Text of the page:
Moose wandering streets of downtown Steamboat shouldn’t come as surprise
Steamboat Springs — Residents of Steamboat Springs should be aware, they should be cautious and they should be responsible — but they shouldn’t be surprised.
Kris Middledorf, area wildlife manager for Colorado Parks and Wildlife, said residents of Steamboat Springs should be alert due to a number of recent moose sightings in the downtown area. He said he is aware of at least two moose families, each including a cow and two calves, hanging out in the Steamboat Springs area.
Middledorf said that it’s likely there are more animals in the area looking for vegetation to feed on and places to bed down. He said the animals have been seen in the downtown area the past couple of days, but residents can expect to come across animals anywhere and anytime.
“At any point of the day, residents might cross a path with a moose,” Middledorf said. “The best thing to do is back away and keep your distance. Dogs need to be leashed.”
Middledorf said moose are more than capable of making their way through the deep snow that is normally found in the valley at this time of the year. However, he said that moose like to take the path of least resistance and it’s not uncommon to find them on bike paths, ski trails or even sidewalks as they migrate from one area to another.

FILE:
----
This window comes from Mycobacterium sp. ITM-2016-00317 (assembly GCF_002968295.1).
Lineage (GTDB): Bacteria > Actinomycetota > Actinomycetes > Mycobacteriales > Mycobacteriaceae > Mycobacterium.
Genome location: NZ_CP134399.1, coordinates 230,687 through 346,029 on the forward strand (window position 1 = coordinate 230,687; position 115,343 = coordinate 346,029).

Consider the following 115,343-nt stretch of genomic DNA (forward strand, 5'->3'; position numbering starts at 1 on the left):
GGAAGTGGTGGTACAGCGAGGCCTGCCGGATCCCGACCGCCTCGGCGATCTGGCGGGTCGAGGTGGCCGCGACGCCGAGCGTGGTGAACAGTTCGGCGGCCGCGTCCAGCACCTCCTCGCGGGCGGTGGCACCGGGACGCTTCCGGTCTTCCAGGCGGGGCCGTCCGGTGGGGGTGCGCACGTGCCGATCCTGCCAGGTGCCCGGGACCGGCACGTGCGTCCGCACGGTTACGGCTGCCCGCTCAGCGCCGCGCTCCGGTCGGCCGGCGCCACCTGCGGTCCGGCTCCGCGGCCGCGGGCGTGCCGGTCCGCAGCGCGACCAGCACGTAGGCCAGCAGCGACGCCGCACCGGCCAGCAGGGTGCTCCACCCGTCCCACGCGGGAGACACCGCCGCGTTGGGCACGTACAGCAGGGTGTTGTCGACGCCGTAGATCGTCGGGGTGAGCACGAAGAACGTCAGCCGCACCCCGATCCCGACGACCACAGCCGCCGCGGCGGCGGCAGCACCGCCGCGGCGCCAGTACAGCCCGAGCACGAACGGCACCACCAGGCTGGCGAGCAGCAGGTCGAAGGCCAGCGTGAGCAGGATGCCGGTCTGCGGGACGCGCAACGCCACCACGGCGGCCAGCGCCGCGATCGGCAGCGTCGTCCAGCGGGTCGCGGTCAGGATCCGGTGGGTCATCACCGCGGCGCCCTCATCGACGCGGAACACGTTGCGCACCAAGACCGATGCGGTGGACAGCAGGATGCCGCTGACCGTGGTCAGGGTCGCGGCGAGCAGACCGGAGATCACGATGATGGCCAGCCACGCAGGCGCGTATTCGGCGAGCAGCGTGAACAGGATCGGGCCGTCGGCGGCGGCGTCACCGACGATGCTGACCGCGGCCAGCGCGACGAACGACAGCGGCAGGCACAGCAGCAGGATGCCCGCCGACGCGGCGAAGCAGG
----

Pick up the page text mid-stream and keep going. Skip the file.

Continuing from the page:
He said some of the animals will come to lower elevations hoping to find the vegetation they like to feed on. He said the branches of ornamental trees, pine trees and willows offer the animals a tasty meal that will help carry them through the winter months.
During the past couple of weeks, moose have been seen grazing on the vegetation at the Yampa River Botanic Park, they have stopped traffic as they make their way across an icy U.S. Highway 40 and have startled a few residents as they strolled along sidewalks in downtown Steamboat Springs.
“People need to keep their pets on a leash this time of year,” Middledorf said. “The snowdrifts are really high, and, who knows, a person could come around a corner, and there is a moose, with no easy escape route.”
Middledorf said moose are impressive and often appear to be docile but he cautions people to keep their distances from the animal, and if possible, they should put a large object — like a car or a tree — between them and the moose.
He also cautions people against taking a “selfie” or stopping their car on an icy road to take a photograph of the animals. Moose are large, strong and surprisingly quick, and no photograph is worth getting into a traffic accident.
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